The other day, from the downtown coffee shop where I sat doing anything and everything besides plan my course for the semester (you know, the one that starts on Monday), I sent a message to my DC friend D: “I am about to do something stupid,” I wrote. “Tell me not to, please.”
“You know me too well!” he replied. And then: “I need details.”
One thing I do know about D is that he is a much more cautious person than myself, and therefore an ideal candidate to disabuse me of whatever misguided venture I find myself approaching.
In this case, the venture in question was the strong desire to text an ex-boyfriend. Specifically, an ex-boyfriend whom I told a year and a half ago that I would not talk to him until he, in pretty specific ways, cleaned up his act.
(He has not. I know this because he lives in town, and because this is a pretty small town, and because it is even smaller when you have offices in the same building and frequent the same bars.)
D dismissed me immediately: “There is no reason to do this other than to make yourself crazy.”
“I just hate the whole no-contact-after-such-intimacy thing!” I tried to explain.
“Sometimes it’s better not to know what you think you need to know.”
Of course, he’s right: just because you think you need to know how your ex is doing (and, also, whether they still want to sleep with you), oftentimes, you’re better off when you don’t.
So why, really, did I want to contact him? I’d like to think it has nothing to do with the fact that, despite the deep personal failings I know all too well, I still somehow manage to feel recklessly attracted to him. Of course, it might. I’d also like to think it has nothing to do with the part of me that is still reckoning with contacting D. And of course, I know it does.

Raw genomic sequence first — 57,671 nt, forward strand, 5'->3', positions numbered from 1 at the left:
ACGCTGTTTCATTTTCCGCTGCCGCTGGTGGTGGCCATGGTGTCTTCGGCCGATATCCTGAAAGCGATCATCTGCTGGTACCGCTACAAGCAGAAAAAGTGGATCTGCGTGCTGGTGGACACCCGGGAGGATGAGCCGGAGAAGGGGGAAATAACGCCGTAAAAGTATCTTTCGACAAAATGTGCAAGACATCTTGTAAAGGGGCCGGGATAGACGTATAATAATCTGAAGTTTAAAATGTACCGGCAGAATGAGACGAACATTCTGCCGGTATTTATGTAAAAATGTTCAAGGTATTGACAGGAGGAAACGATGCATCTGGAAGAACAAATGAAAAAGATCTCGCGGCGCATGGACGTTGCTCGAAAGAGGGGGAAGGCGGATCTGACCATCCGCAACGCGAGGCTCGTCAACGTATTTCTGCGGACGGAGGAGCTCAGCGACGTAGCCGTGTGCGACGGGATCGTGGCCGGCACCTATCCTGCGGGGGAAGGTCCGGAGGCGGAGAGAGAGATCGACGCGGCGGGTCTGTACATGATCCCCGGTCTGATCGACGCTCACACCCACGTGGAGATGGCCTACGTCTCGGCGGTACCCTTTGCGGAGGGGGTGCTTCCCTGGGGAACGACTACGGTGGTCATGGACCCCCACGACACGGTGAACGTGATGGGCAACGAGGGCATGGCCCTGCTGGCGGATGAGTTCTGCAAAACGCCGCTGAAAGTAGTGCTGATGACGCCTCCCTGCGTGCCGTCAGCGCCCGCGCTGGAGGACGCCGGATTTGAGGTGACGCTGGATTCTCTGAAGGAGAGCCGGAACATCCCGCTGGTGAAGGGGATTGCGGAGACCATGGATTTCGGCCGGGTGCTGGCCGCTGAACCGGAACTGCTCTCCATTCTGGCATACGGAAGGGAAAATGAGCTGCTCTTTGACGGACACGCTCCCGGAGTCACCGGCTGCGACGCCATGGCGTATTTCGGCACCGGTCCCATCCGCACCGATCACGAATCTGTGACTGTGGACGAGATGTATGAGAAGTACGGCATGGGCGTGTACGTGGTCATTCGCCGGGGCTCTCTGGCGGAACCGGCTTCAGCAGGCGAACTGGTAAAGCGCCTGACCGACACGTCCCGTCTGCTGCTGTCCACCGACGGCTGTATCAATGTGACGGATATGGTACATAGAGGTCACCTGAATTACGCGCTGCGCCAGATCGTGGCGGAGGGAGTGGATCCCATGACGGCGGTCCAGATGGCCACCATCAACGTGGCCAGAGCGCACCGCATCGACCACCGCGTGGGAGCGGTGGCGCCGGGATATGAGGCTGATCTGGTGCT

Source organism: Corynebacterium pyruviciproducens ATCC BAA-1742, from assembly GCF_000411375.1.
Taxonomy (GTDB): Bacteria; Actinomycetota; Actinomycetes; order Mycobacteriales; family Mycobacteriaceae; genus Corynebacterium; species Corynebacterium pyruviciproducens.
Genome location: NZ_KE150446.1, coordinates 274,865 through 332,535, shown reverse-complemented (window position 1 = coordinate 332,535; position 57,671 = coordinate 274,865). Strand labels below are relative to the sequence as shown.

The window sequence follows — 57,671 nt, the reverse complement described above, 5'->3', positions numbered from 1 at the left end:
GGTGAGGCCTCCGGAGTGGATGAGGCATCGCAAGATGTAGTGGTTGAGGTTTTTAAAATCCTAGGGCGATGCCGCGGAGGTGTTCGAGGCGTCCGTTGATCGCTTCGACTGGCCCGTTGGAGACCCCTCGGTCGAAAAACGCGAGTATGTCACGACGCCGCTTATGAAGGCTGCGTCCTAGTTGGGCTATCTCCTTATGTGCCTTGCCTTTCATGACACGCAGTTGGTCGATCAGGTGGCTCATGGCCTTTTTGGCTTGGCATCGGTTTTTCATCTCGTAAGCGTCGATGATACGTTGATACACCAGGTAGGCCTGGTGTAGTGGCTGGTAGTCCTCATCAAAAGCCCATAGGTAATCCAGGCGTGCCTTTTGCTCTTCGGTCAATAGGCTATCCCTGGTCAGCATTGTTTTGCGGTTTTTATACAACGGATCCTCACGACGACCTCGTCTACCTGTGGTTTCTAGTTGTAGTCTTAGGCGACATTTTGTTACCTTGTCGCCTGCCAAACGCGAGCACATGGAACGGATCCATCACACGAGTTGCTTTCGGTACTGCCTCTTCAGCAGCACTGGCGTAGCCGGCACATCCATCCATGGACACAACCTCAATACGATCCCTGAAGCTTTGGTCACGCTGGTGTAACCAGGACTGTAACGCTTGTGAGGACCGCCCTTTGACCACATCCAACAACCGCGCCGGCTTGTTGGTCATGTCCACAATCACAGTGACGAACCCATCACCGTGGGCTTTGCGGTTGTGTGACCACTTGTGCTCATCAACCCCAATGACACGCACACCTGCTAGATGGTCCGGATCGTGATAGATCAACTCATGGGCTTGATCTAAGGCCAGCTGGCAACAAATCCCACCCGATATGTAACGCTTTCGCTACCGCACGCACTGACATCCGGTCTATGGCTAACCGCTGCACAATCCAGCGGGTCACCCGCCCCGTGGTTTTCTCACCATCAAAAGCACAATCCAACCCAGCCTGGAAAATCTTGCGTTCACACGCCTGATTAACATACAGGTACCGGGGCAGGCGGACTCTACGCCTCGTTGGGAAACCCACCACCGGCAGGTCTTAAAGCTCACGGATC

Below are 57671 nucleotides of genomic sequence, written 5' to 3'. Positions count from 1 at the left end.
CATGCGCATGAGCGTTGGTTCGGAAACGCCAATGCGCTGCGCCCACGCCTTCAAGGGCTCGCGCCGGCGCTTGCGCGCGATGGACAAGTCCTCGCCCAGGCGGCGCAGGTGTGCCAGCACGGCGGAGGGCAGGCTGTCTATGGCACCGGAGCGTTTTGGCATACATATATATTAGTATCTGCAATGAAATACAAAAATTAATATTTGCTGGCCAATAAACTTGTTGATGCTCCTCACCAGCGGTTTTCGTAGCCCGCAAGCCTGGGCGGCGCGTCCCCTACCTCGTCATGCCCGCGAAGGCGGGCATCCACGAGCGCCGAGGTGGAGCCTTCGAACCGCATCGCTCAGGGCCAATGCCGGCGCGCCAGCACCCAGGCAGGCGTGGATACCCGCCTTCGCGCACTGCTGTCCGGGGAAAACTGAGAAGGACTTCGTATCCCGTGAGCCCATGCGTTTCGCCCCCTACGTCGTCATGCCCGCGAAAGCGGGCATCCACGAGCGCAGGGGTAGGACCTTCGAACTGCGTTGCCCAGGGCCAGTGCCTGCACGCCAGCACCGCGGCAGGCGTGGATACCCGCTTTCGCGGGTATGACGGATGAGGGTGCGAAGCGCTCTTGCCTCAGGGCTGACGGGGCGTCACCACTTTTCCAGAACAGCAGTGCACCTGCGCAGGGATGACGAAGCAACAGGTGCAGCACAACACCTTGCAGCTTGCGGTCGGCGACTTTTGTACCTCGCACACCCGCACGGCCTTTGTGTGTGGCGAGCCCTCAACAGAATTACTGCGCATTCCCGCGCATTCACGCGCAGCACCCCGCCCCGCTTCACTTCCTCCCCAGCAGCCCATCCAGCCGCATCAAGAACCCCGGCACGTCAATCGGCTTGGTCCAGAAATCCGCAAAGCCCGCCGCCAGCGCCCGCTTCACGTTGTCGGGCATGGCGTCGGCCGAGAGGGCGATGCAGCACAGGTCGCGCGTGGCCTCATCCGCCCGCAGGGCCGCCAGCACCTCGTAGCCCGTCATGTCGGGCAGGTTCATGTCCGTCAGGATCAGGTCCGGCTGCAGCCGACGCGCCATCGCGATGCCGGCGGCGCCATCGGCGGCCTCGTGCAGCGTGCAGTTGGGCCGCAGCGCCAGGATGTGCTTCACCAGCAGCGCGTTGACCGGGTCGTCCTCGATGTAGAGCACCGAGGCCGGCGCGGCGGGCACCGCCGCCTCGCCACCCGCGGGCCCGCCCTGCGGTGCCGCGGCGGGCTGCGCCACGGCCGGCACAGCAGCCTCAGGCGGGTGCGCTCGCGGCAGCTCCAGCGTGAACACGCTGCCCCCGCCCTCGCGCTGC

You see, I’ve been feeling nostalgic lately. When you aren’t going through the pretty parts of a relationship, it’s the next best thing to remember them. But, for me at least, those memories turn a little bit bitter when the connection with that person has too.
It’s not that I’m best buds with all my exes. In fact, there’s only one who truly qualifies as a good friend. (But then, as someone who I dated only casually for the six weeks that we lived in the place, I’m not sure he even qualifies as an “ex.” Discuss.)
But there is a category of men from my past with whom I’m on good terms: with whom I know I can, and always will, trade the occasional email or phone call; with whom I know I could have a pleasant conversation were I to see them out, or online.
And then there are those with whom things were never quite resolved: those for whom just the thought of contact fills me with unease.
I hate this. Even though, in many cases–such as with the aforementioned ex, and more recently with D, I’m the one who didn’t want to be in touch in the first place.
And maybe, as my friend/quasi-ex M put it, it’s just part of the deal. It is sucky and strange to cut off totally from someone you once cared for so deeply–but that’s just what happens when you break up.
I’m trying to swallow that. I like the idea of being on better terms with D, and the other guy, too, and I wish that I could be. But I’m not sure, if I were to contact either of them, what it is I would say.
With D I know I have a desire for closure. But I also have no idea what that word means. Much less what it looks like. Much less how to achieve it in the span of a conversation.
So I didn’t send that text. And I haven’t called D, or sent any of the emails I’ve begun writing him.
“You should embrace the unknown,” my friend D advised me. And so, I try: as unpleasant as it always is.